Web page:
Speed Records on Trails: Good idea or bad?

English: Looking north on the Continental Divi...

English: Looking north on the Continental Divide Trail in the Weminuche Wilderness between the Palisade Meadows cutoff and the Knife Edge – of the Rocky Mountains in Colorado. (Photo credit: Wikipedia)

Thousand Island Lake (2997m) and Banner Peak (...

Thousand Island Lake (2997m) and Banner Peak (3943m), looking southwest from John Muir Trail/Pacific Crest Trail at 3080m, in the Ansel Adams Wilderness of the Sierra Nevada, California. (Photo credit: Wikipedia)

Appalachian Trail sunrise in Maine's mountains

Appalachian Trail, Georgia's Springer Mountain
A.T. in fourteen states

Last year, Associated Press ran an article about a woman who’d just completed hiking the entire Appalachian Trail in 46 days, 11 hours, and 20 minutes! Well, that’s dandy.

While I’m in awe of the accomplishment, I’m wondering why she did this. What is the logic or meaning behind it? The article states that she never ignored the beauty of the 2,180-mile trek from Maine to Georgia. But did she stop to smell the wildflowers, rest by waterfalls, take the time to absorb the landscapes of nature, take the time to observe animals in their habitats? Bombing along at an average of 47 miles a day, I doubt it.

“Fastest is so relative,” the young lady states, “…what are you not going to see at three miles per hour?” That’s like saying, I read Tolstoy’s War and Peace yesterday, every word, so what could I have missed?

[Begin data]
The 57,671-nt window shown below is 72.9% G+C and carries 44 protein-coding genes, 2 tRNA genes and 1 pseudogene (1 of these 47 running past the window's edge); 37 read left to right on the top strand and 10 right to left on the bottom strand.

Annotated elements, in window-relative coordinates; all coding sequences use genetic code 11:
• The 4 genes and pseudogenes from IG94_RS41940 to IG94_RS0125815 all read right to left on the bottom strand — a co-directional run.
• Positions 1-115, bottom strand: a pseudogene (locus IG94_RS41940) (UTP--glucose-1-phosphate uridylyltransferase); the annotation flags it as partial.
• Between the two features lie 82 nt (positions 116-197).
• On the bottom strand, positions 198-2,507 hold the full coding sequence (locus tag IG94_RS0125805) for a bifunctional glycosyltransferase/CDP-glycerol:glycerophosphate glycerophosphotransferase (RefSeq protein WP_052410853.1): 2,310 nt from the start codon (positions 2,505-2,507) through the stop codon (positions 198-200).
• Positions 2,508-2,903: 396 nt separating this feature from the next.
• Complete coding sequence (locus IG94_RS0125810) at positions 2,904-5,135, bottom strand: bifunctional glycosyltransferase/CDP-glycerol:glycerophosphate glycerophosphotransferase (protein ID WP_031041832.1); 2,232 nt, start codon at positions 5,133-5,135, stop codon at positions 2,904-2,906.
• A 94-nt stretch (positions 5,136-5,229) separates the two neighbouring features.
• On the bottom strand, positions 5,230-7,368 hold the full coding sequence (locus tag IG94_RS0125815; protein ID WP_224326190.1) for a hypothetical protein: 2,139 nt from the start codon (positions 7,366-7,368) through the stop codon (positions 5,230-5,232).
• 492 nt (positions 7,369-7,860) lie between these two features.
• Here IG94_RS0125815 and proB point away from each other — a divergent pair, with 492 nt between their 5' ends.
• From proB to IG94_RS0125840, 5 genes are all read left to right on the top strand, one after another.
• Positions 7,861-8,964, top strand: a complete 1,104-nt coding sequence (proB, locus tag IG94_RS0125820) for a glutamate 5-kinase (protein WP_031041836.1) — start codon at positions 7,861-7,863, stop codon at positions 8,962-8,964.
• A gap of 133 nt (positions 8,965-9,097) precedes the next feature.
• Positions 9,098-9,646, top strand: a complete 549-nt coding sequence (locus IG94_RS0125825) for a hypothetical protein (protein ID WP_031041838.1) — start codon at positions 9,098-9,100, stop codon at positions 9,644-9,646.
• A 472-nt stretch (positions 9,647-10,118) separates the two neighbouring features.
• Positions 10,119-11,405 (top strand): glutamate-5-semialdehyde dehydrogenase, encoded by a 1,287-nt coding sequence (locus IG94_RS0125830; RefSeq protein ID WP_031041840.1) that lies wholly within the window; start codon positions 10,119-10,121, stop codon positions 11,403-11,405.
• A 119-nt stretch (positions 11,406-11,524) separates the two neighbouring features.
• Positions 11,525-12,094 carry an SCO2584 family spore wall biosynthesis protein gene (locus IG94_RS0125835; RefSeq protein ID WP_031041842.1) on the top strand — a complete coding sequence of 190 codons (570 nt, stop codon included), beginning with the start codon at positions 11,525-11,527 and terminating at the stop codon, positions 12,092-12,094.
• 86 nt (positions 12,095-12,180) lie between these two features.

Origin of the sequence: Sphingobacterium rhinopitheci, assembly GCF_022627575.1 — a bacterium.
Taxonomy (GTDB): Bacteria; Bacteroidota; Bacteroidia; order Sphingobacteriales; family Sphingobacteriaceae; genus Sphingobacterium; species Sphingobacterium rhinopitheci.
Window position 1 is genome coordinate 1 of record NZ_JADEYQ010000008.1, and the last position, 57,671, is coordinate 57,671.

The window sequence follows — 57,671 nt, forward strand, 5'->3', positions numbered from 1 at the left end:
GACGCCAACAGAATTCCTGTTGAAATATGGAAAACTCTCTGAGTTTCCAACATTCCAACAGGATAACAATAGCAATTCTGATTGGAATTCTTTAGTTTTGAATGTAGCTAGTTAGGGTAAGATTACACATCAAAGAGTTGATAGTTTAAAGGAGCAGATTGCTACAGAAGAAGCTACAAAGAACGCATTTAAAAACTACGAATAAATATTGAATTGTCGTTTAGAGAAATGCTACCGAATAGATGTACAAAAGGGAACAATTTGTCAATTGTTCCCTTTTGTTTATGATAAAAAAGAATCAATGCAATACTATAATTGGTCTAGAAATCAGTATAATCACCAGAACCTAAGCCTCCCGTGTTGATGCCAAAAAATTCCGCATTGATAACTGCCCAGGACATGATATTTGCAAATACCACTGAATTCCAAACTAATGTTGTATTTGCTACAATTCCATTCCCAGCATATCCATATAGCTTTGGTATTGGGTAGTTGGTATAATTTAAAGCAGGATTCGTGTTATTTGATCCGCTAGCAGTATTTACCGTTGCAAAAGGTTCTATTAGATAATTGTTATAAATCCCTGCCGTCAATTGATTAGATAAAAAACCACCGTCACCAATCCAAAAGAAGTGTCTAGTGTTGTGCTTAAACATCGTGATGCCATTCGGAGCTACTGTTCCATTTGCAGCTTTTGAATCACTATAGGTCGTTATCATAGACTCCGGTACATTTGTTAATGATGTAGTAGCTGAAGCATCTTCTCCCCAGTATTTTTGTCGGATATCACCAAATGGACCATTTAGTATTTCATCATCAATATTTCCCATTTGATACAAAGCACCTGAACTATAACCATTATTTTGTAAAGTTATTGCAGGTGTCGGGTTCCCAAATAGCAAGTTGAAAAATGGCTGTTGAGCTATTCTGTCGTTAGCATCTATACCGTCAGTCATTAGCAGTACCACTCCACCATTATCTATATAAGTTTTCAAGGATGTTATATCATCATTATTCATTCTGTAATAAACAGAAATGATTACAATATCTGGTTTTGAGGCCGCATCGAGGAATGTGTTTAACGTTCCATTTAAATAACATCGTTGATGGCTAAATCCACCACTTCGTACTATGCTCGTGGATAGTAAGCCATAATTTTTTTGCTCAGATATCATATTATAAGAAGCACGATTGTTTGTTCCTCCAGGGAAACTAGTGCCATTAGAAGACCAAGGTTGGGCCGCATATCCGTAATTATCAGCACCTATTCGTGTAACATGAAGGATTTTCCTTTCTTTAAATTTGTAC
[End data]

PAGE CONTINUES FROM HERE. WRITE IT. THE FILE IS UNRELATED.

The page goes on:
Maybe I don’t get it. Many others have tried for speed records thru-hiking the Appalachian Trail. And I remember reading about one man who thru-hiked the triple crown (Appalachian Trail, Pacific Crest Trail, Continental Divide Trail), about 7800 miles, in one year! Think of all that he glimpsed but didn’t experience. How much did he really see and absorb in the Rockies, Yosemite, the Sierras?

For all you speed demons, slow down. And take the time to smell the flowers.

Miscellaneous: In my post about cleaning sleeping bags, Carol Chubb of Massachusetts suggests throwing several tennis balls into the dryer with the sleeping bag. This will help break up any down clumps. Thanks, Carol.

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2 thoughts on “Speed Records on Trails: Good idea or bad?

  1. The speed record is good publicity for the speedster’s guiding/coaching/public speaking biz. Speedster wrote a book about one of her earlier A.T. thru-hikes. Her second thru-hike was done for charity, giving her some good publicity. Speedster upped the ante this time around going for the record, and her husband wrote a book about this hike. Wonder what she’ll come up with for the next version – hiking backward?

    I am not condoning it. And I wouldn’t cross the street to hear speedster speak, but folks in my locality (women especially) go ga-ga when speedster is speaking in the area.

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